St Mary’s were not able to muster a response and Santa Cruz booked their quarterfinal spot alongside the top two teams in the Under-15 division, Trendsetter ‘A’ and RSSR. Due to their default victory against Laventille United on Saturday, RSSR are now level on points with Trendsetter ‘A’ and will meet them on 1 June to determine the group winners.

With the quarterfinal positions in the Under-15 division already decided before kick off, Trendsetter ‘B’ and North Coast SCC did not have much on the line. Try telling that to Trendsetter’s Kenton King though, as the slender attacker was a thorn throughout and helped himself to a hat-trick with goals in the 11th, 61st and 67th minutes.

Although Trendsetter ‘B’ were not in contention to advance in the Under-15 division, Dada and the Trendsetter brigade will hope that Kenton’s kingly display could inspire their Under-11 ‘A’ outfit for the battle which lies ahead.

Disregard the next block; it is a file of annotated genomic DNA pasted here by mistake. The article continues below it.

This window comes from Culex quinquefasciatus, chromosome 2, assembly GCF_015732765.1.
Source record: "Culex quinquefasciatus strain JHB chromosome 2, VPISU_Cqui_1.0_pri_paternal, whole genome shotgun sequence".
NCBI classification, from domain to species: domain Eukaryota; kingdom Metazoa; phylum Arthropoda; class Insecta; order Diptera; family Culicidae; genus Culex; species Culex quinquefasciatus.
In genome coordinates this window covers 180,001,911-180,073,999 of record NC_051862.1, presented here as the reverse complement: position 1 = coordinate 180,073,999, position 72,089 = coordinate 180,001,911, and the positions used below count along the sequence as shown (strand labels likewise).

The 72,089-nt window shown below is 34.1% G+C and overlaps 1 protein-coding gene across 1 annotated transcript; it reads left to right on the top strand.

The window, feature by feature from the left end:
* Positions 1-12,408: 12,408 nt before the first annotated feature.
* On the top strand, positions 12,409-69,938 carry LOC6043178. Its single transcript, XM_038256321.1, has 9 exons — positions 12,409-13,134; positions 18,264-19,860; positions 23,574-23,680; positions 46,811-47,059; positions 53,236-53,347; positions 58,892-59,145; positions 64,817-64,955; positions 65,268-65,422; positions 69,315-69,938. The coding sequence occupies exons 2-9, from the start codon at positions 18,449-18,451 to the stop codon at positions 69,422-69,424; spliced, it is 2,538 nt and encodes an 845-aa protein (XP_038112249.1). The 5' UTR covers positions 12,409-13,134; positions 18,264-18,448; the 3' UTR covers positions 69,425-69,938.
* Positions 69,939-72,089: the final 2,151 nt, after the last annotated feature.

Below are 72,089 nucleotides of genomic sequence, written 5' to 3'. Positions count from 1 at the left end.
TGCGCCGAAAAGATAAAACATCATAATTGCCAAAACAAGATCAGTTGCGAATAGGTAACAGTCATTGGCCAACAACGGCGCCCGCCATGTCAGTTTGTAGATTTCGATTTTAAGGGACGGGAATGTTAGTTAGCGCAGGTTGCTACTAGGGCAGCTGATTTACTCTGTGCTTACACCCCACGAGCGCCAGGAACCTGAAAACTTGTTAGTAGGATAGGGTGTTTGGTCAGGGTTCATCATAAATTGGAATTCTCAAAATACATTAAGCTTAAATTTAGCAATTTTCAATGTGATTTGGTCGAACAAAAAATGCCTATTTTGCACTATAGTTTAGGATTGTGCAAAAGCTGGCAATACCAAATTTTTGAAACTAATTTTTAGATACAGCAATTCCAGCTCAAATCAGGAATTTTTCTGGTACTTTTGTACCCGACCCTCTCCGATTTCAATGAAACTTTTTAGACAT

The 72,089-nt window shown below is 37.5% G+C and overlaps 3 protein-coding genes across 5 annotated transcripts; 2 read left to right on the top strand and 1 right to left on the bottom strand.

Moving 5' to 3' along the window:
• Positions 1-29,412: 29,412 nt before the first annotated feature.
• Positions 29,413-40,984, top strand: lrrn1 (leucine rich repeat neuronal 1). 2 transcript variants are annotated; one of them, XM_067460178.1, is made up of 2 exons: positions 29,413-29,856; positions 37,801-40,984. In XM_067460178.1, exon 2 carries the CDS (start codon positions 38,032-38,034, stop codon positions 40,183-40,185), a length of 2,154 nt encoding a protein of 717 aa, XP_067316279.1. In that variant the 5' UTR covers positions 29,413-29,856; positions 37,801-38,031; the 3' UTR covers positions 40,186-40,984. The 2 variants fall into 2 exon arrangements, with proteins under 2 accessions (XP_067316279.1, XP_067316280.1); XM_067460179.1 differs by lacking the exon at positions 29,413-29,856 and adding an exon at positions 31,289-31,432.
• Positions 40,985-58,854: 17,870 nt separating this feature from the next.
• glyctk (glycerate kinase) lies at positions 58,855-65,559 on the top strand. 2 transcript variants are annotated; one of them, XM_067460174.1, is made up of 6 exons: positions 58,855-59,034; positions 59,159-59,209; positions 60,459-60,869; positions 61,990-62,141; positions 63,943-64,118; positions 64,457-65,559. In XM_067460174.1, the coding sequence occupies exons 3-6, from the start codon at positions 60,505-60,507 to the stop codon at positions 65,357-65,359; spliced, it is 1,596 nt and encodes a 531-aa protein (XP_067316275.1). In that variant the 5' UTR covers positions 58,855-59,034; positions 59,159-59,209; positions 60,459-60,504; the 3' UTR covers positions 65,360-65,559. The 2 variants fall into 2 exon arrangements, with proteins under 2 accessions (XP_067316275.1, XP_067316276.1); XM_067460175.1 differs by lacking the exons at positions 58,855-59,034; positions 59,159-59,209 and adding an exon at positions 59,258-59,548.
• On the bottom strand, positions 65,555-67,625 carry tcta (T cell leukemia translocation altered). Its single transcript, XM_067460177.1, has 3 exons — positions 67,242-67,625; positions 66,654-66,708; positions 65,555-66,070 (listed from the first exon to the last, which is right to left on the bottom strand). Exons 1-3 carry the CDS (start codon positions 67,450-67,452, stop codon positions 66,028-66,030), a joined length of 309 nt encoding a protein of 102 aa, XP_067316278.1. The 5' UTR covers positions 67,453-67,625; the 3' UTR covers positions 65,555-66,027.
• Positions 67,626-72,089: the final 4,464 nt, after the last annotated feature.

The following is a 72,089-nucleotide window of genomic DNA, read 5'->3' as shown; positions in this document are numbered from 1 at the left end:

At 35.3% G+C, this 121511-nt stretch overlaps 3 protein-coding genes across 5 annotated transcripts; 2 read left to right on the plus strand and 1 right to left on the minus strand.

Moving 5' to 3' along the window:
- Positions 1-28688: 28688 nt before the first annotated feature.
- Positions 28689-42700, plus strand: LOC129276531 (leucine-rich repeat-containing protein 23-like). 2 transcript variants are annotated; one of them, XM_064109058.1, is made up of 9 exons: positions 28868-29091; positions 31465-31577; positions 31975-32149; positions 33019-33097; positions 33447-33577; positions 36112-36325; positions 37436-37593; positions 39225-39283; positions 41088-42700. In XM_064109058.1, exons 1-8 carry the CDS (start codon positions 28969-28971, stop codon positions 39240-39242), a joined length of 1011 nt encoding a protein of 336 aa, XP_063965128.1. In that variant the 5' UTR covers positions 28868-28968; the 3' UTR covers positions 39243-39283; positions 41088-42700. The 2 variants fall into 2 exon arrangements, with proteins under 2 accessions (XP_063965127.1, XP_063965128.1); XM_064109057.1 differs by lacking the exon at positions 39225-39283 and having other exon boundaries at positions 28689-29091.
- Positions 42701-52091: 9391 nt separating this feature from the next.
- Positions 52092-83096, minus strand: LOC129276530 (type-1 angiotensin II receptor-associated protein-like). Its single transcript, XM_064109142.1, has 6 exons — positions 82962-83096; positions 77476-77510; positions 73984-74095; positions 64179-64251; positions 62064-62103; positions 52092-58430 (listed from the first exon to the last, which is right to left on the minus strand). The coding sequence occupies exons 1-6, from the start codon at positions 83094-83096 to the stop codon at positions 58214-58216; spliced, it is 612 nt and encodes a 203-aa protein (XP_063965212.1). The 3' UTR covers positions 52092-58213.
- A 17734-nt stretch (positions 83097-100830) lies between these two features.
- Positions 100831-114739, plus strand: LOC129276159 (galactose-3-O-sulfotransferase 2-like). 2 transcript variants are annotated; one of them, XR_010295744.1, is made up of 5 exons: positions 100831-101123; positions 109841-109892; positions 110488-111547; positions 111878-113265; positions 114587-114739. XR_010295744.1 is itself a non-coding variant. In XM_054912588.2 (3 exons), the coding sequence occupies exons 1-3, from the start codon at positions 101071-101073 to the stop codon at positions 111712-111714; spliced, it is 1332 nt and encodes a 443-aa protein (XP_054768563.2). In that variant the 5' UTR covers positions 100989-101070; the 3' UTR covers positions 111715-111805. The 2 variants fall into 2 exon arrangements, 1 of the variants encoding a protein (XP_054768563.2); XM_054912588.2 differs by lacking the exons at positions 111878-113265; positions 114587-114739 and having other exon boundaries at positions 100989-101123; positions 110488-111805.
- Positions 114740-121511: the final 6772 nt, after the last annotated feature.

Photo: Trendsetter Hawks ‘A’ attacker Mariah Williams (centre) tries to outwit Football Factory opponent Benjamin Rose (far left) during RBYL U-11 action at the Queen’s Park Savannah on 25 May 2019.
(Copyright Allan V Crane/CA-Images/Wired868)


North Zone Results (Saturday 25 May)

[All games played at the Queen’s Park Savannah]


Trendsetter Hawks ‘A’ 2 (Jaseem Celestine 5, 18), QPCC 2 (Benjamin Harrigan 7, Caden Trestrail 29);

North Coast SCC 0, Trendsetter Hawks ‘B’ 0;

Trendsetter Hawks ‘A’ 0, Football Factory 0;

North Coast SCC 3 (Ozia Danclair 25, Noah Felix 30, Marvin Quintero 37), Laventille United 1 (Daniel Hazelwood 40);

Trendsetter Hawks ‘B’ 0, Excelente FA 0;

Rosary Boys 0, Laventille United 1 (Kymani Bain 36);